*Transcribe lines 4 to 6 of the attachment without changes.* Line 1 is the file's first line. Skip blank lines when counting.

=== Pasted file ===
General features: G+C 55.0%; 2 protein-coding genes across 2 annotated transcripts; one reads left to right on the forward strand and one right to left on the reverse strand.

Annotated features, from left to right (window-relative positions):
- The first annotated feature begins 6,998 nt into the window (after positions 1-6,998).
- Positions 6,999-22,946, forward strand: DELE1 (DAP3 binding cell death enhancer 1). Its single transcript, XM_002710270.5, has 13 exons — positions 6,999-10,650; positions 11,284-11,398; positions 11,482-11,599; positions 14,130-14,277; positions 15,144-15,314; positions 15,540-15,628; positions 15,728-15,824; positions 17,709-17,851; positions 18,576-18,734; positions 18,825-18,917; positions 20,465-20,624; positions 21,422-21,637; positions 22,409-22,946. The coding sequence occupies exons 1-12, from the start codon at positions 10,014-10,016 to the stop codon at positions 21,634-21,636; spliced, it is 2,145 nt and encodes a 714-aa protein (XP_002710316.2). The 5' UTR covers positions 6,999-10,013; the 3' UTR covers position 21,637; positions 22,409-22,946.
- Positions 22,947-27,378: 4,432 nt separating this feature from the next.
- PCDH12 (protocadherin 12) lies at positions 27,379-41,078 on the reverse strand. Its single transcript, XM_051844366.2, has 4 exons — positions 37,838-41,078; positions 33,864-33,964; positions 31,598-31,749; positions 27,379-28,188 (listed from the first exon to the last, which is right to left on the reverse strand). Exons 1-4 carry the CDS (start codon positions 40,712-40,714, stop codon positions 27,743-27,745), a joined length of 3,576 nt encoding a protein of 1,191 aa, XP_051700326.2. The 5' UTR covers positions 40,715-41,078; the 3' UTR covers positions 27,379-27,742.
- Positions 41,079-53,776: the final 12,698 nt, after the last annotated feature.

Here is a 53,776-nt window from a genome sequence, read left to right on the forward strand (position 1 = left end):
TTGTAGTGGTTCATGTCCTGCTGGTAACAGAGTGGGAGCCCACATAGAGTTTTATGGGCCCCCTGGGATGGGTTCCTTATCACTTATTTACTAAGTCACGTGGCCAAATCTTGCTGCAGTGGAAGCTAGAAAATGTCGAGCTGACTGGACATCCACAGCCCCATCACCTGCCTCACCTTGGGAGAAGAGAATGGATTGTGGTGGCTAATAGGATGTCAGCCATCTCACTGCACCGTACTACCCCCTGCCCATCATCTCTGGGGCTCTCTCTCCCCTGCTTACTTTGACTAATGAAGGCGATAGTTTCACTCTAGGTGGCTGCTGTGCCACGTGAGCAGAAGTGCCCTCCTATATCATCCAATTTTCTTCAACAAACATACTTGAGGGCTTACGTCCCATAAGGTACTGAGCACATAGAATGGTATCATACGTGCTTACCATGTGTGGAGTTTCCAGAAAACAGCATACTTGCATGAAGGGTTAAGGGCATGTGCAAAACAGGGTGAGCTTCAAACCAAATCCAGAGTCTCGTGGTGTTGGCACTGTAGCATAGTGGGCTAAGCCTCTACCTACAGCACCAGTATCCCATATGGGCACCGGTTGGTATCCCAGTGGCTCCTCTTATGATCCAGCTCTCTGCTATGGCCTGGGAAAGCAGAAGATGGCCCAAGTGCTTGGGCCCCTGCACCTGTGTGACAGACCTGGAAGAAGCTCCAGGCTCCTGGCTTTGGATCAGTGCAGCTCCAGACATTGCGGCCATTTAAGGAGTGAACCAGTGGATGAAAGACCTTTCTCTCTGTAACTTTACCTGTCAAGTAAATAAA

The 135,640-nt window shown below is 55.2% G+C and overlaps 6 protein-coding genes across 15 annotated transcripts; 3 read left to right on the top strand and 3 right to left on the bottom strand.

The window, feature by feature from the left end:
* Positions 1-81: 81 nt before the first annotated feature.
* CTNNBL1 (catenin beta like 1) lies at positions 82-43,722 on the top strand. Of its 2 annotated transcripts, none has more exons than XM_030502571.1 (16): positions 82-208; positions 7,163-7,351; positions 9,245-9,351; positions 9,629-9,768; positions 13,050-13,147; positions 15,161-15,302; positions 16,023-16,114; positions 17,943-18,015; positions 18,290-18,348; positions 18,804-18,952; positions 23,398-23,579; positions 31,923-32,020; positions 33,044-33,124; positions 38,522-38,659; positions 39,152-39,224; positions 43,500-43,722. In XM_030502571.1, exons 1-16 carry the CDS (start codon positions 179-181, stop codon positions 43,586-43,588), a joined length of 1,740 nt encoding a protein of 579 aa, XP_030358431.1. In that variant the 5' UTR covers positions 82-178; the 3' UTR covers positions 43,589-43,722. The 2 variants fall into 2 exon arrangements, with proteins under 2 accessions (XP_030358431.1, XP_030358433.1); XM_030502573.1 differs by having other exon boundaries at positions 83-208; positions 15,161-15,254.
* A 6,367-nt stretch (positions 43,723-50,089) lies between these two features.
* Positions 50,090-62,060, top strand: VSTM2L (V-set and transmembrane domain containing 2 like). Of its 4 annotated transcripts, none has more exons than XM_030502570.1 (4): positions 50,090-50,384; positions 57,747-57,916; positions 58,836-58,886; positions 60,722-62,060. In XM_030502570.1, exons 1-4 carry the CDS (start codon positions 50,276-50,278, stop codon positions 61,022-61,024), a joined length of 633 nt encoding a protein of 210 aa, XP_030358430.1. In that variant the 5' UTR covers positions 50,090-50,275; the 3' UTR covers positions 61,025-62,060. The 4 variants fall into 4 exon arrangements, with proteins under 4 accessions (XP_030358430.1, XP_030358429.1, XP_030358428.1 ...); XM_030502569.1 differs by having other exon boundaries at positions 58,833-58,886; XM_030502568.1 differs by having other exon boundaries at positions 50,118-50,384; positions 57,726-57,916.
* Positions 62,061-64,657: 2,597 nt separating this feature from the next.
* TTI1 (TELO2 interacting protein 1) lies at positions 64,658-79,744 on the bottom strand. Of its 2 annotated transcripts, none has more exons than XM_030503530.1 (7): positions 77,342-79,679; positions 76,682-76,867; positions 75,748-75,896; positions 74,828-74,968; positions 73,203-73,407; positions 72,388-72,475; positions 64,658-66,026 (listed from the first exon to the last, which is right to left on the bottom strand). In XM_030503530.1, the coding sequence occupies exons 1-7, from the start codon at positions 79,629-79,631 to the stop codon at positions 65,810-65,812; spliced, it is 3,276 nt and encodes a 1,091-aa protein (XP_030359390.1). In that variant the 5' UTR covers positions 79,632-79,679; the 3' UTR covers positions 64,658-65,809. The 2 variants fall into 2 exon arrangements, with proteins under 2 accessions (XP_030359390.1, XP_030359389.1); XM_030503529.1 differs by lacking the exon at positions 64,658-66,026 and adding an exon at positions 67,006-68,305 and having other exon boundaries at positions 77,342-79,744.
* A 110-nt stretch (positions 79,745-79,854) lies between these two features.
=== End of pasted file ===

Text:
- Positions 6,999-22,946, forward strand: DELE1 (DAP3 binding cell death enhancer 1). Its single transcript, XM_002710270.5, has 13 exons — positions 6,999-10,650; positions 11,284-11,398; positions 11,482-11,599; positions 14,130-14,277; positions 15,144-15,314; positions 15,540-15,628; positions 15,728-15,824; positions 17,709-17,851; positions 18,576-18,734; positions 18,825-18,917; positions 20,465-20,624; positions 21,422-21,637; positions 22,409-22,946. The coding sequence occupies exons 1-12, from the start codon at positions 10,014-10,016 to the stop codon at positions 21,634-21,636; spliced, it is 2,145 nt and encodes a 714-aa protein (XP_002710316.2). The 5' UTR covers positions 6,999-10,013; the 3' UTR covers position 21,637; positions 22,409-22,946.
- Positions 22,947-27,378: 4,432 nt separating this feature from the next.
- PCDH12 (protocadherin 12) lies at positions 27,379-41,078 on the reverse strand. Its single transcript, XM_051844366.2, has 4 exons — positions 37,838-41,078; positions 33,864-33,964; positions 31,598-31,749; positions 27,379-28,188 (listed from the first exon to the last, which is right to left on the reverse strand). Exons 1-4 carry the CDS (start codon positions 40,712-40,714, stop codon positions 27,743-27,745), a joined length of 3,576 nt encoding a protein of 1,191 aa, XP_051700326.2. The 5' UTR covers positions 40,715-41,078; the 3' UTR covers positions 27,379-27,742.